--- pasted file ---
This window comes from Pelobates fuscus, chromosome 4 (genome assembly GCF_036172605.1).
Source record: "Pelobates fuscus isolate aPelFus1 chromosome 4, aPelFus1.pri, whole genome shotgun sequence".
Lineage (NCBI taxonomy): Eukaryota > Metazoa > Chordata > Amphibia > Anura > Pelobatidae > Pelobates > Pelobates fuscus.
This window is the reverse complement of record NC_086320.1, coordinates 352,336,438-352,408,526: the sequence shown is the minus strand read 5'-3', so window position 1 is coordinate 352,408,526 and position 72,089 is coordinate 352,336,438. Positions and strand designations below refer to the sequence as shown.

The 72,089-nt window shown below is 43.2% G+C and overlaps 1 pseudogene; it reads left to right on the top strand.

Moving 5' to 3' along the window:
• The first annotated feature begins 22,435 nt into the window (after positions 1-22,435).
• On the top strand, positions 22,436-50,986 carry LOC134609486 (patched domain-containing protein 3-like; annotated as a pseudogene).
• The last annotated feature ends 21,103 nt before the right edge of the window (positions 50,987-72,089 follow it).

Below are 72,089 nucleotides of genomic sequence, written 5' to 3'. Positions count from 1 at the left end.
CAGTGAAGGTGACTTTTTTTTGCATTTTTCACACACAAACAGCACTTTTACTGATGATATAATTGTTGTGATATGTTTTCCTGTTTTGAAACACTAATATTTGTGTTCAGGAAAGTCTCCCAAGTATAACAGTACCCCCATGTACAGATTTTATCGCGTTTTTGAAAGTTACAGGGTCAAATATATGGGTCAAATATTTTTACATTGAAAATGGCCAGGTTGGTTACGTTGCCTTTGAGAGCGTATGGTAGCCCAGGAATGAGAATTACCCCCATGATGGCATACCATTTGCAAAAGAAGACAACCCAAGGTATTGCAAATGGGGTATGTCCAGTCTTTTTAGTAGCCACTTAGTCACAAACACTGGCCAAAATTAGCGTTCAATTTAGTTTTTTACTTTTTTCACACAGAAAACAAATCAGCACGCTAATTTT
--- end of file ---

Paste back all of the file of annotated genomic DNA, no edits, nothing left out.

This window comes from Pelobates fuscus, chromosome 4 (genome assembly GCF_036172605.1).
Source record: "Pelobates fuscus isolate aPelFus1 chromosome 4, aPelFus1.pri, whole genome shotgun sequence".
Lineage (NCBI taxonomy): Eukaryota > Metazoa > Chordata > Amphibia > Anura > Pelobatidae > Pelobates > Pelobates fuscus.
This window is the reverse complement of record NC_086320.1, coordinates 352,336,438-352,408,526: the sequence shown is the minus strand read 5'-3', so window position 1 is coordinate 352,408,526 and position 72,089 is coordinate 352,336,438. Positions and strand designations below refer to the sequence as shown.

The 72,089-nt window shown below is 43.2% G+C and overlaps 1 pseudogene; it reads left to right on the top strand.

Moving 5' to 3' along the window:
• The first annotated feature begins 22,435 nt into the window (after positions 1-22,435).
• On the top strand, positions 22,436-50,986 carry LOC134609486 (patched domain-containing protein 3-like; annotated as a pseudogene).
• The last annotated feature ends 21,103 nt before the right edge of the window (positions 50,987-72,089 follow it).

Below are 72,089 nucleotides of genomic sequence, written 5' to 3'. Positions count from 1 at the left end.
CAGTGAAGGTGACTTTTTTTTGCATTTTTCACACACAAACAGCACTTTTACTGATGATATAATTGTTGTGATATGTTTTCCTGTTTTGAAACACTAATATTTGTGTTCAGGAAAGTCTCCCAAGTATAACAGTACCCCCATGTACAGATTTTATCGCGTTTTTGAAAGTTACAGGGTCAAATATATGGGTCAAATATTTTTACATTGAAAATGGCCAGGTTGGTTACGTTGCCTTTGAGAGCGTATGGTAGCCCAGGAATGAGAATTACCCCCATGATGGCATACCATTTGCAAAAGAAGACAACCCAAGGTATTGCAAATGGGGTATGTCCAGTCTTTTTAGTAGCCACTTAGTCACAAACACTGGCCAAAATTAGCGTTCAATTTAGTTTTTTACTTTTTTCACACAGAAAACAAATCAGCACGCTAATTTT